This is classic Denny Hatch. Delightful personal story with many lessons for marketers and business executives buried within. His customer service experience with an English shirt maker is so typical, one wonders how the same customer service program designer manages to make the same stupid mistakes in all the websites that purport to be “focused on the customer”. The tag line – “you’re not in business to make sales but to serve and retain customers” should be tatooed on the forearms of anyone who decides to go into business. And checklists! We wish him many more years of travel to the UK.
The Marketplace Fairness Act is anything but fair. It will put small businesses out of business and benefit the big companies, who can carry the overhead of compliance. One small company I know, on online marketer of CD’s and DVD’s with religious content, just makes it in to the million dollar range. He now pays sales taxes in his home state and even that exercise costs him 1/2 day a month in compliance. This is in a company with 4 full-time employees. Occasionally California sends him a dunning notice for sales taxes on sales he has never, ever made. They simply assume he has. He writes back to say he’s never sold anything there and gets a second notice with a threat of legal action and a “guess” tax levy with penalties. He can’t afford a lawyer in California, or even in his home State. Multiply this by 46, and the perhaps 100 other aggressive taxing jurisdictions like cities and counties, and you have a nightmare. And there is no software, and even if there was, he’d still be spending 1/2 day per State, or half his time.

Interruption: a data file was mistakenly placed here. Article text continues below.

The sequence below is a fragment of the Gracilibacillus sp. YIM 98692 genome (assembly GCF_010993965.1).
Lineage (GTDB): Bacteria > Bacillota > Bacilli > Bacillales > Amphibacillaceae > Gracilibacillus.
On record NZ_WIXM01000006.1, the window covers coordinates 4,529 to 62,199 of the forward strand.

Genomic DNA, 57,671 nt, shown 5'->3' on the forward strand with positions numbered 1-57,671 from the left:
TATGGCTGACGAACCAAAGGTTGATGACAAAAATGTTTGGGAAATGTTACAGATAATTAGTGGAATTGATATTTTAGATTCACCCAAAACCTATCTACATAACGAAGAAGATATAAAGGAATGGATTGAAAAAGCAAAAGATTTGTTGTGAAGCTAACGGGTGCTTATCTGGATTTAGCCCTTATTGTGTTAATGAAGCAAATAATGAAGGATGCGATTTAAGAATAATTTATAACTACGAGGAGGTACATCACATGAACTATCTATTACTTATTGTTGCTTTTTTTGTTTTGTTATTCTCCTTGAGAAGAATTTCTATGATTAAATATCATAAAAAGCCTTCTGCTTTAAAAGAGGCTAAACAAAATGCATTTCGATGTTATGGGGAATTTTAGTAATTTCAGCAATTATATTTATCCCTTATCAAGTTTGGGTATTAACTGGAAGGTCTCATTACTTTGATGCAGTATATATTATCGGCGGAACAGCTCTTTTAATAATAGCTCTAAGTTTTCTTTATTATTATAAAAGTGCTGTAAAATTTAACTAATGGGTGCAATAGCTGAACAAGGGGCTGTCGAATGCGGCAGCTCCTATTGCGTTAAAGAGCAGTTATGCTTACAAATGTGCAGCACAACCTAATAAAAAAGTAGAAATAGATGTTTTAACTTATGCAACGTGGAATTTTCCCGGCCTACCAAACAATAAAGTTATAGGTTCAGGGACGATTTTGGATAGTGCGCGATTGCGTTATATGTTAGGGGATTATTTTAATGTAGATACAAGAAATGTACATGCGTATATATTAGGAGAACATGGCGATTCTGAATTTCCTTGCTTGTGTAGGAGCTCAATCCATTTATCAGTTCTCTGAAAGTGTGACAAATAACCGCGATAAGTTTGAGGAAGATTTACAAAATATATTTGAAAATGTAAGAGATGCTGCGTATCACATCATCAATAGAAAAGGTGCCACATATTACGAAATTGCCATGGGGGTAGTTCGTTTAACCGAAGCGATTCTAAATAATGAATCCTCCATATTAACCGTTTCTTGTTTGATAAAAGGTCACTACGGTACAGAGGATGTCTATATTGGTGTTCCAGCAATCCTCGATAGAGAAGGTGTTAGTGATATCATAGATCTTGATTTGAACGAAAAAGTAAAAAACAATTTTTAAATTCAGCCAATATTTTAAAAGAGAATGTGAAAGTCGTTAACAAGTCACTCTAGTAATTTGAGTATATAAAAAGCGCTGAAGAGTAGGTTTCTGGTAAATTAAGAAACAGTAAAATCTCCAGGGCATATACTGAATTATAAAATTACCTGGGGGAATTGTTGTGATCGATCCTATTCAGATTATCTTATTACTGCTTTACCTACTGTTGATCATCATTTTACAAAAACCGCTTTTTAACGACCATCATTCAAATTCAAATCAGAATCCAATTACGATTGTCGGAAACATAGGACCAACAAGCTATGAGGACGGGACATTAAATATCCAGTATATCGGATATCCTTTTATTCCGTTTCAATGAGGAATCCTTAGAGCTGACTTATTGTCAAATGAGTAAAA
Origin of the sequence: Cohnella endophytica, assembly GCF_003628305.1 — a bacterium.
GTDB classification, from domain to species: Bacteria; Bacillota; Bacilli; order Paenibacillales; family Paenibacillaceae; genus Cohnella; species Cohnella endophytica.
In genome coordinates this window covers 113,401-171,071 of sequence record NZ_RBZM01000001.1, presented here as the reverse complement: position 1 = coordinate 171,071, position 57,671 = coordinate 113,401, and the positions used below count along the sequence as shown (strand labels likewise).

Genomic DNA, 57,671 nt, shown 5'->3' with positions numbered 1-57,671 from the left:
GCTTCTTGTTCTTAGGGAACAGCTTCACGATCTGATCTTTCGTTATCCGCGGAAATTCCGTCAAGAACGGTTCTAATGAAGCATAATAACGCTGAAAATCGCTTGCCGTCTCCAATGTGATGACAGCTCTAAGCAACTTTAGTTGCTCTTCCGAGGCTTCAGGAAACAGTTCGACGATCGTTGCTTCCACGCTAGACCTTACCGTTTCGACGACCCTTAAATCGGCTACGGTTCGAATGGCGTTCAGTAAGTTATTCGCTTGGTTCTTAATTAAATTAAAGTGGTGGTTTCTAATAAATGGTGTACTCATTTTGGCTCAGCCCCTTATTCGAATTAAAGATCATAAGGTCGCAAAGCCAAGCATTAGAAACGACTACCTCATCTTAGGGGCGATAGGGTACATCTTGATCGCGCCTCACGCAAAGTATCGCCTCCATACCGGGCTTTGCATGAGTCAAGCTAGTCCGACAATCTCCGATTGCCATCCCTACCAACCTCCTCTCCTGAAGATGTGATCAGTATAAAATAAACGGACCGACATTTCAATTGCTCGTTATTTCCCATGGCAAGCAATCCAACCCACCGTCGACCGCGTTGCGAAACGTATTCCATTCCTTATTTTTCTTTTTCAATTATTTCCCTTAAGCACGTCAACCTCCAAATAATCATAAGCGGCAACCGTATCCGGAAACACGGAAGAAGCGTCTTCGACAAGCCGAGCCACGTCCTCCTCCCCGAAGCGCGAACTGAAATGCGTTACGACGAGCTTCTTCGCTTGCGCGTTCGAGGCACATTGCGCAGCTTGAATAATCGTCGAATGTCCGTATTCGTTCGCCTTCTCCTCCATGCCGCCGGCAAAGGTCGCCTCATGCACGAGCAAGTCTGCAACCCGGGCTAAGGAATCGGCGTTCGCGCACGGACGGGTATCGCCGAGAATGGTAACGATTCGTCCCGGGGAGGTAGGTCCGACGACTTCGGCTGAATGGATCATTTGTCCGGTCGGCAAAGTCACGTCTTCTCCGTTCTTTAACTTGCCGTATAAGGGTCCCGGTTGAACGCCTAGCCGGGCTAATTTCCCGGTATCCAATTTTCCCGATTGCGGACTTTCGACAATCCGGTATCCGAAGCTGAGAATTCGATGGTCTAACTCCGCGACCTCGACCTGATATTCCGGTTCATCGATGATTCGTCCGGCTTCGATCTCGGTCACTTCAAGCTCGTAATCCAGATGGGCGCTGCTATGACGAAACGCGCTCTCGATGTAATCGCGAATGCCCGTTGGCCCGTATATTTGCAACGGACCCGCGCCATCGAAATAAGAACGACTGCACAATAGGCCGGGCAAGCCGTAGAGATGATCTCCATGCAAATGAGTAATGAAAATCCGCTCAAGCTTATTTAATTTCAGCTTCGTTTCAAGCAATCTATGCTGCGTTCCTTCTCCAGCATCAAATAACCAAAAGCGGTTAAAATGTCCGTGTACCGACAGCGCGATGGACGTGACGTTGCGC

Lucerna Juris (‘Light of the Law”) member Carlos F. Portilla of the firm of Portilla, Ruy-Diaz & Aguilar, S.C. informs us that the Mexican Authority (Federal Institute for Access to Information and Data Protection- “IFAI”) imposed the first penalty regarding violations of the Personal Data Protection Law and its Regulations.
The penalty was determined against a company named Pharma Plus, S.A. de C.V., which operates important drug stores around Mexico because:
1. The company did not provide data subjects with a privacy notice when obtaining their data.
2. The privacy notice included in the company´s web page failed to identify the data controller.
The penalty exceeds two million Pesos (approximately USD$180,000).
The Prescott Report is still dedicated to international marketing and “making the borders go away”. Master Marketer Denny Hatch annihilates the Cunard Line’s welcome to him and his wife to a cruise on the Queen Mary 2.
For an excellent primer, literally, on the basics of “what not to do” , eg. a 26 page brochure in grey sans serif 7- point type that insults the reader and doesn’t provide him/her with important information needed to get to the ship. And that’s merely the beginning.
Also, excellent comment in response to his article as to why Cunard has sunk (sorry) so low, by a veteran of the travel industry, Donna Cusano. Worth the clicks.